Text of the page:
"Looking for common ground with this stream should be the first step on the long journey [towards healing the rift]. It is necessary to define the common ground and agree on a timetable and on priorities, and that is possible. As for the Islamists, they too must understand that religion [belongs] to Allah and the homeland belongs to all, and that it is not their place to grant indulgences to whoever they please while denying them to others. They are entitled to promote the political or cultural program [they favor] and present it to people – but not to present it as dogma that must be followed or must be imposed on society by force, on the grounds that jihad for the sake of Allah is a duty incumbent upon every Muslim who can engage in it…
"In practice, the secularist's dispute with the Islamist is not over Islam and its values, but over the political organization that [the secularist] believes [the Islamist] is operating in. [MB founder] Sheikh Hassan Al-Banna did not mean to found a political party in the conventional sense, but rather an alternative society that he considered a society of believers, as opposed to the existing society, which was not. That is a very dangerous approach that leads to schism in societies, especially societies that include religious minorities. [Instead], the Islamists must act through parties that believe in the values of homeland, citizenship, human rights and national rights as a common denominator they share with the secularists…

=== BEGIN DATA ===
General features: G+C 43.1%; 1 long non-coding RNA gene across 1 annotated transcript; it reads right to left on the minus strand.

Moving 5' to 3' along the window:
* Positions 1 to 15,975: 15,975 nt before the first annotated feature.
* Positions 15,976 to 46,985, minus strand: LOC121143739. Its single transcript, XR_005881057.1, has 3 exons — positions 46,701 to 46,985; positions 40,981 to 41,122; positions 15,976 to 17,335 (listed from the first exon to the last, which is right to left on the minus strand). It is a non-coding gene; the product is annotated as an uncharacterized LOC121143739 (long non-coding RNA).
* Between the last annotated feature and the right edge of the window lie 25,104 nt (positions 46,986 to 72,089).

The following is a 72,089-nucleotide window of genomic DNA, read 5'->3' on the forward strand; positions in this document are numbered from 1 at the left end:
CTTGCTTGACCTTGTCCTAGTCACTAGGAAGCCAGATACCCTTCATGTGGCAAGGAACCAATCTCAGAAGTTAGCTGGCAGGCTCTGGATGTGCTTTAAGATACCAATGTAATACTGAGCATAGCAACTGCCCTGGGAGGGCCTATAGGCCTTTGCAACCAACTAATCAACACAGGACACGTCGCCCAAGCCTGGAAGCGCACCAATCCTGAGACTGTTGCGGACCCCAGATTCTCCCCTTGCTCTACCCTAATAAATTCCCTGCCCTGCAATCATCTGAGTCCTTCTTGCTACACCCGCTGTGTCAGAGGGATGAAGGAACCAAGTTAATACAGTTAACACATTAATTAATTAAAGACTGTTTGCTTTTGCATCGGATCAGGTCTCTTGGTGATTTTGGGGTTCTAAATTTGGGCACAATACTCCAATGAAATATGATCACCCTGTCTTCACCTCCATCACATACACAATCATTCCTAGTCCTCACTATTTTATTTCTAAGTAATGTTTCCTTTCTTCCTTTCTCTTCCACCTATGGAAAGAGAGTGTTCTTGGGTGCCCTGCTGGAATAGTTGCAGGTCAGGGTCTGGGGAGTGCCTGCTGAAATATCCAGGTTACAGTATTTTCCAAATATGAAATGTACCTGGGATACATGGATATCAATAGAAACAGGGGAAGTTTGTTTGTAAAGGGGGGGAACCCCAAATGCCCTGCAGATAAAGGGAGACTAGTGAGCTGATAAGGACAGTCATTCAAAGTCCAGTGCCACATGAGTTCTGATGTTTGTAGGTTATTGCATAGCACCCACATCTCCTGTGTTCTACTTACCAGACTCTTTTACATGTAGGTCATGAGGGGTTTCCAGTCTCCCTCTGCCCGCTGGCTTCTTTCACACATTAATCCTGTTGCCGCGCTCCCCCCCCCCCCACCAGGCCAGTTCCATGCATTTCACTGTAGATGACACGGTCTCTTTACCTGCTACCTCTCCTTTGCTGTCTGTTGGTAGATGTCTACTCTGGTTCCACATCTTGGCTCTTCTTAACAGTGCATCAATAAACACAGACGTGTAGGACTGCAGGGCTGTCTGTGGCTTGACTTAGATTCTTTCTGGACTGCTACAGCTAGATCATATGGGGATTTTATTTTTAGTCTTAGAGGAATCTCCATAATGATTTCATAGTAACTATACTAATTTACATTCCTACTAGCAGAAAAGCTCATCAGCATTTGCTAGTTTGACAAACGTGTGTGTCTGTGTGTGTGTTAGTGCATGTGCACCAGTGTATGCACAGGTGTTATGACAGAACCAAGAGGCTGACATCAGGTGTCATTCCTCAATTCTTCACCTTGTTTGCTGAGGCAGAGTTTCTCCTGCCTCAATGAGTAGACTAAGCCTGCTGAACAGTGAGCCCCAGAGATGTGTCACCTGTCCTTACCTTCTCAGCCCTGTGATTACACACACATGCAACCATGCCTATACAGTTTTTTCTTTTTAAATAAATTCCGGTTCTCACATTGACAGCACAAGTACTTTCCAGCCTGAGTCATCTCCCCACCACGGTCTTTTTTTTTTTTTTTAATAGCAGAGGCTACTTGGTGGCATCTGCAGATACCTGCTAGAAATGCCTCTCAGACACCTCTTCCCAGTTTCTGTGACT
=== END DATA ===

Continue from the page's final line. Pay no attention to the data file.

"States of schism are temporary by nature. Sometimes they can persist, for subjective or objective reasons, but they are bound to end. A society cannot survive for long while [using] only half of its [human] capital and [human] energy and power. That is why I think change will surely come, sooner or later…"
Khaled Montasser: "The MB Is Not An Authentic Component But An Alien Corn, A Creeping Fungus, A Parasitic Virus And An Exhausting Tumor"
 This was a slogan of Egypt's liberal era in the early 20th century.
 Raialyoum.com, January 25, 2021.
 A saying attributed to MB ideologue Sayyid Qutb, reflecting his view of nationalism.
 The reference is to a statement made by Mahdi Akef, who was the head of the MB in 2004-2010, to the Egyptian paper Roz Al-Yousef. See Al-Watan (Egypt), September 22, 2017; alwatanvoice.com, April 12, 2006.
 In 2006 Mahdi 'Akef reportedly said that he preferred to see a Muslim man from Malaysia or Indonesia as the leader of Egypt rather than an Egyptian Christian or woman. Al-Masri Al-Yawm (Egypt), April 15, 2014.
 In July 2013, amid the unrest in Egypt following the ouster of president Morsi, the U.S. Navy positioned several vessels off the Egypt coast. Egyptian TV host Muhammad Al-Ghaity circulated a story that MB members protesting Morsi's ouster in Al-Raba'a Square had rejoiced at the arrival of these U.S. ships. See MEMRI TV Clip No. 4446, TV Host: Egyptian Frogmen Captured U.S. Battleship Commander in 2013, August 24, 2014.
 The reference is to talks held in June 2012 at the Fairmont Hotel in Cairo between Muhammad Morsi, then a presidential candidate on behalf of the MB, and several political and public figures, including Al-Nafie. See Masrawy.com, June 22, 2013; Al-Masri Al-Yawm (Egypt), April 30, 2013.
 Al-Watan (Egypt), January 31, 2021.